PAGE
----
Sunday, March 22, 2009


We swooped by Herberger's and I bought my socks. Then we went to the grocery store where it smells funny and customers wear mullets. Regis gets so frustrated trying to park there because everybody drives a 1992 Park Avenue and goes 16 miles per hour because their cataracts are so bad they can't see. I said he either has to calm down or we have to start buying coffee somewhere else.

Then we went to the bike shop sale at the old mall. A fast-talking (not in a bad way...he just ought to lay off the caffeine) salesman sold me this little number in the picture above. I took it for a spin in the parking lot and loved it. It has three-speeds which are plenty because I usually forget to shift anyway. We're going to pick it up on Wednesday. We both bought helmets...reference my fear of head injuries.

The weather outside is bad-ass dreadful. I felt like I had dirt in my teeth and my hair was standing on end. Garbage was blowing through the air and the wind was howling nasty ass loud. The thermometer says 55 but I don't think so. Wicked wind chill. There aren't words to describe crappy weather like this obviously since I used ass twice in one paragraph.

On our way home, we slowed way down to let a couple wild turkeys cross the road. I told Regis (again) the story of my victimhood at the hands of a wild turkey. He laughed and expressed skepticism. People always do when I tell this story but it's true.
In April, Will Millington was riding his dirt bike down a narrow trail in Norman, Okla., when he stopped before a flock of wild turkeys. The hens scattered, but two toms flared their feathers and stalked toward him. Then they suddenly leapt in the air, beat Mr. Millington with their wings and tried to scratch him with the sharp spurs on the backs of their legs.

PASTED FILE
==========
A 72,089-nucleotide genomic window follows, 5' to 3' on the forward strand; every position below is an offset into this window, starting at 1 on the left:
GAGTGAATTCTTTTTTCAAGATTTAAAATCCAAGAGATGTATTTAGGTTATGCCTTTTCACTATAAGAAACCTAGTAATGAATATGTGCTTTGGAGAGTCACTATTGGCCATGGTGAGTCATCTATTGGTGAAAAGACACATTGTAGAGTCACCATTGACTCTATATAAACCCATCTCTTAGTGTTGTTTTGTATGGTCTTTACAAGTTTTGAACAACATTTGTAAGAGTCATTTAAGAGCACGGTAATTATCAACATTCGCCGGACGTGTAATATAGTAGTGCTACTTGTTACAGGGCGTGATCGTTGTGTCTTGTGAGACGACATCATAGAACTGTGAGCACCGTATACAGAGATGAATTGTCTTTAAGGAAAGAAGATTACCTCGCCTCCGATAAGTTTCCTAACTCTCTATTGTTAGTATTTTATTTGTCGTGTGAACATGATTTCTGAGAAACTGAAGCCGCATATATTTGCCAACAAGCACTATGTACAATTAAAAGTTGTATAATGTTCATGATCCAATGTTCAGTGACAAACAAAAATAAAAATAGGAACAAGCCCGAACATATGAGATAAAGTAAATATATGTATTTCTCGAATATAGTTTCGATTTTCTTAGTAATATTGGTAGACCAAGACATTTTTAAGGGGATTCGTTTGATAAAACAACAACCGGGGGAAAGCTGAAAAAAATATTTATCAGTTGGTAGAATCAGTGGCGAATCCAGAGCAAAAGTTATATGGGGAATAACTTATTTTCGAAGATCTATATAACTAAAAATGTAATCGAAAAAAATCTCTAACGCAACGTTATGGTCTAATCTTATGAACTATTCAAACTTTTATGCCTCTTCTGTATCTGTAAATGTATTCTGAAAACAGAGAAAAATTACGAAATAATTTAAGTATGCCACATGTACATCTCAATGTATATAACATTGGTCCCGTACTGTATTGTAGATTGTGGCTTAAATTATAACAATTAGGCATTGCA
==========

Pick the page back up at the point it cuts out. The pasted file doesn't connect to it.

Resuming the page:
Wild-turkey flocks have a pecking order. If they live around humans, some of the dominant toms may begin to include people in that order — at a level below themselves. Lovett Williams, a Florida biologist, recalls that when he raised wild turkeys, he sometimes had to establish dominance by grabbing an obnoxious bird around the neck and holding it on the ground so it couldn't scratch with its spurs. "I'd slap him like they do on the Three Stooges," he says. "Then they'd wobble around and run off."

There you go.

1 comment:

Anonymous said...

I can only imagine what would have happened if the cataract-impaired drivers or the caffeine-jolted sales guy had come across the wild turkeys.

Please tell Regis I've had cataract surgery. If I'd let the cataracts grow, I could be the proud owner of a used Park Avenue.